Exploring sarcoma functional genomics to identify disease-specific vulnerabilities

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Matthew Hemming, MD, PhD,  Dana-Farber Cancer Institute
Recipient of the: Race to Cure Sarcoma Research Award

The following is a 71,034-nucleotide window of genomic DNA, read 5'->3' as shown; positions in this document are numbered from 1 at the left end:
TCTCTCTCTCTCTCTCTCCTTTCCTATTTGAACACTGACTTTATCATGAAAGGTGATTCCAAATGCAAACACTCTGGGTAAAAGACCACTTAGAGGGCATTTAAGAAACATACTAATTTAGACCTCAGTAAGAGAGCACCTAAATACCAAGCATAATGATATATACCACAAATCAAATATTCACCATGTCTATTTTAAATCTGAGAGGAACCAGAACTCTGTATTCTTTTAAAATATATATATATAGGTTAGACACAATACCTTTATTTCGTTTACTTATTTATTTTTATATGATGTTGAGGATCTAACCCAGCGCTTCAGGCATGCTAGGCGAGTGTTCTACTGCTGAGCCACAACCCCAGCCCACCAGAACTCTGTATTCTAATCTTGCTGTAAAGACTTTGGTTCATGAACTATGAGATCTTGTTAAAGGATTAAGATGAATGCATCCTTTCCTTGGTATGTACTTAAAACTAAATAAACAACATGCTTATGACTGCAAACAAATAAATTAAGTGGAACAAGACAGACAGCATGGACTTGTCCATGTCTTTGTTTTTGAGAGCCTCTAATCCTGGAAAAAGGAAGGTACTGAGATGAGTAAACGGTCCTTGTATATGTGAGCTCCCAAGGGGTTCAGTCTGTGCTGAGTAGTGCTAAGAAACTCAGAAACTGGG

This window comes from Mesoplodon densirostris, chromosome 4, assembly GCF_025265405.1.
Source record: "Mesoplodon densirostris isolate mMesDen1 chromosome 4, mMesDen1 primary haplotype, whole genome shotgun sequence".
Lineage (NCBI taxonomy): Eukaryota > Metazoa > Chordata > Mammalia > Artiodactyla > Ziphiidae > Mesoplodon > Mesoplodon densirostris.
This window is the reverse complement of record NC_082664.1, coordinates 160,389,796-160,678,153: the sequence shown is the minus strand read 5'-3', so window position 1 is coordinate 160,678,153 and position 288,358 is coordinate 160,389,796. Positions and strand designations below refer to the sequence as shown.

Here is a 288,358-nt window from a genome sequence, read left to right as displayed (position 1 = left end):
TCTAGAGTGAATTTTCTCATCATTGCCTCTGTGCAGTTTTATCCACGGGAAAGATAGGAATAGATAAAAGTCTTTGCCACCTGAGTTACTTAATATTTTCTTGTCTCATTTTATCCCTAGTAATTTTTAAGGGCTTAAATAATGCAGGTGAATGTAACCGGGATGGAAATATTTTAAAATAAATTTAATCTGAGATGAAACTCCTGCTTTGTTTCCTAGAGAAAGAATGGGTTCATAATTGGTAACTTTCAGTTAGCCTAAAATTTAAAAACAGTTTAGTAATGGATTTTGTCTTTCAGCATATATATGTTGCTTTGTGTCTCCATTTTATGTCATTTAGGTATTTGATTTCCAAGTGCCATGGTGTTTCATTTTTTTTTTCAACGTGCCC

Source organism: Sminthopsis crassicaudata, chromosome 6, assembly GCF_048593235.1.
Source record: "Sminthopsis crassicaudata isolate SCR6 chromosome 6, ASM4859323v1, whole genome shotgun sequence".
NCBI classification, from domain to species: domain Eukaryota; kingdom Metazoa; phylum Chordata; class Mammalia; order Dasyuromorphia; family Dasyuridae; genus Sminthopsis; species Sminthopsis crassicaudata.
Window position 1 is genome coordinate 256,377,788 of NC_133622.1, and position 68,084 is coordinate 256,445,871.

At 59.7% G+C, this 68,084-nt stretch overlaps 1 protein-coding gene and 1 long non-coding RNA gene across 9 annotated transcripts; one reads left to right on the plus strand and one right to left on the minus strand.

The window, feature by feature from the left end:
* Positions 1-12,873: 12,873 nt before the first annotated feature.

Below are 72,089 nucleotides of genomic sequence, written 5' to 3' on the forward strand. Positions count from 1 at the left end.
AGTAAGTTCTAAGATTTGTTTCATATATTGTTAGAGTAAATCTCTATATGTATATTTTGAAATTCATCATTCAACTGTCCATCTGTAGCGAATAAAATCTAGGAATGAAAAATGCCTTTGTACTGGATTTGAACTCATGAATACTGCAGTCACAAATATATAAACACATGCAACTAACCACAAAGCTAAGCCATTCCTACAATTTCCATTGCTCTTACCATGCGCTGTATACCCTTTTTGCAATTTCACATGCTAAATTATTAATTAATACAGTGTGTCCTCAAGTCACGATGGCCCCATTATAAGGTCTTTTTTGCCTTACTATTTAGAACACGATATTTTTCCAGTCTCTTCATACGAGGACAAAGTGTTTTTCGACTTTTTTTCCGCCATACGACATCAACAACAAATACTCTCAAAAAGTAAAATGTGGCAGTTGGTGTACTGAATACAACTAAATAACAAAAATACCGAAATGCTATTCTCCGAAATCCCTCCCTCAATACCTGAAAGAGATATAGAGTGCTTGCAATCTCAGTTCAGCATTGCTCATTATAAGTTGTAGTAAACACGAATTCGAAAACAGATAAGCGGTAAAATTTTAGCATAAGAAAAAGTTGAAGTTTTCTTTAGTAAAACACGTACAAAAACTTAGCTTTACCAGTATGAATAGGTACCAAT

Sarcomas are uncommon and poorly understood malignancies of mesenchymal tissues. Their histologic diversity and diagnostic complexity bring tremendous challenge to optimal clinical management. The lack of understanding of the biological underpinnings of sarcoma development and neoplastic drivers is underscored by both the frequency of misdiagnosis and lack of targeted therapies. Strategies that shed light on the development of these tumors may offer means of better diagnosis and identify sarcoma subtype-specific tumor dependencies that represent therapeutic targets. Sarcomas are uncommon and poorly understood malignancies of mesenchymal tissues. Their histologic diversity and diagnostic complexity bring tremendous challenge to optimal clinical management. The lack of understanding of the biological underpinnings of sarcoma development and neoplastic drivers is underscored by both the frequency of misdiagnosis and lack of targeted therapies. Strategies that shed light on the development of these tumors may offer means of better diagnosis and identify sarcoma subtype-specific tumor dependencies that represent therapeutic targets.  Using chromatin-immunoprecipitation and next-generation sequencing (ChIP-seq), the enhancer landscape utilized by tumor cells may be exposed. Large enhancer domains regulate the expression of key oncogenes required for tumorigenesis and are useful in identifying tumor-specific patterns of gene regulation and expression. Together with RNA-seq, these experimental approaches enable a detailed ‘functional genomics’ exploration of a tumor subtype. As opposed to other genomic or proteomic approaches, functional genomics better affords the ability to discern a tumor’s cell-of-origin from knowledge of tissue- and cell-type-specific enhancer patterns, which holds particular diagnostic value to sarcoma. Taken together, this approach holds tremendous potential to better define sarcoma subtypes and reveal tumor vulnerabilities, both of which represent urgent challenges to advancing sarcoma patient care.  I propose to define and collate the enhancer and transcriptional landscape of sarcoma tumors and cell lines in Aim 1. Functional genomic profiles can be compared within and between sarcoma subtypes to generate a clearer understanding of genes that uniquely support a tumor’s identity and growth. Preliminary analysis of these tumor-specific oncogenic programs has identified a characteristic enhancer and transcriptional pattern in GIST and leiomyosarcoma. These results have led to the follow-up studies outlined in Aims 2 and 3, in which I will explore a novel transcriptional dependency in metastatic GIST and the toxic synergistic effects of tyrosine kinase and BET-bromodomain inhibitors on the GIST-specific epigenetic and transcriptional program. This novel drug combination represents an exciting translational opportunity in this disease, with drugs with independent mechanisms of action converging on a conserved tumor dependency.  Upon completion, this project will provide a framework for functionally stratifying sarcoma subtypes. This may provide a key for the development of additional diagnostic biomarkers and to better classify undifferentiated sarcomas. The identification of tumor vulnerabilities by these methods may also lead to therapeutic insights, as shown in preliminary data using BET bromodomain inhibitors to target the KIT enhancer in GIST. As these compounds are now in clinical trials, this work will serve as the basis for future clinical translation in GIST.

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